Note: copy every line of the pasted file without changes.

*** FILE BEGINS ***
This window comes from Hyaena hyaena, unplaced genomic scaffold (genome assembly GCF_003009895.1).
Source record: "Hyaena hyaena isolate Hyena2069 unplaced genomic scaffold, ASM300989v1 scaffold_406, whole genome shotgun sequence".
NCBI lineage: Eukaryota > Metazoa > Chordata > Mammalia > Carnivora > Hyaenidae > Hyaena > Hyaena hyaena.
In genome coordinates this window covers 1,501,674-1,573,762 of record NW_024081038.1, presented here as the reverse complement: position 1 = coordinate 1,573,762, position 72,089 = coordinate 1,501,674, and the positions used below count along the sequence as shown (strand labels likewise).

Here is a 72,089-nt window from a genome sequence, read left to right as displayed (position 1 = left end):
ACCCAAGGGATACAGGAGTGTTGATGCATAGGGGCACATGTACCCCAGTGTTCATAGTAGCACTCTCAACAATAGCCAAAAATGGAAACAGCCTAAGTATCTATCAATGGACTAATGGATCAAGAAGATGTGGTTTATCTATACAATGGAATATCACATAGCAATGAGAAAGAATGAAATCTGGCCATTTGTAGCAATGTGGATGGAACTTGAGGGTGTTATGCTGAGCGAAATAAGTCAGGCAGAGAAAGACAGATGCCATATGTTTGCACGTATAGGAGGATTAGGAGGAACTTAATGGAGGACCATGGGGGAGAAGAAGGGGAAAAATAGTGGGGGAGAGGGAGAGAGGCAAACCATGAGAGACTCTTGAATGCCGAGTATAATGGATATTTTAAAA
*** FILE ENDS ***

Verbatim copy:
This window comes from Hyaena hyaena, unplaced genomic scaffold (genome assembly GCF_003009895.1).
Source record: "Hyaena hyaena isolate Hyena2069 unplaced genomic scaffold, ASM300989v1 scaffold_406, whole genome shotgun sequence".
NCBI lineage: Eukaryota > Metazoa > Chordata > Mammalia > Carnivora > Hyaenidae > Hyaena > Hyaena hyaena.
In genome coordinates this window covers 1,501,674-1,573,762 of record NW_024081038.1, presented here as the reverse complement: position 1 = coordinate 1,573,762, position 72,089 = coordinate 1,501,674, and the positions used below count along the sequence as shown (strand labels likewise).

Here is a 72,089-nt window from a genome sequence, read left to right as displayed (position 1 = left end):
ACCCAAGGGATACAGGAGTGTTGATGCATAGGGGCACATGTACCCCAGTGTTCATAGTAGCACTCTCAACAATAGCCAAAAATGGAAACAGCCTAAGTATCTATCAATGGACTAATGGATCAAGAAGATGTGGTTTATCTATACAATGGAATATCACATAGCAATGAGAAAGAATGAAATCTGGCCATTTGTAGCAATGTGGATGGAACTTGAGGGTGTTATGCTGAGCGAAATAAGTCAGGCAGAGAAAGACAGATGCCATATGTTTGCACGTATAGGAGGATTAGGAGGAACTTAATGGAGGACCATGGGGGAGAAGAAGGGGAAAAATAGTGGGGGAGAGGGAGAGAGGCAAACCATGAGAGACTCTTGAATGCCGAGTATAATGGATATTTTAAAA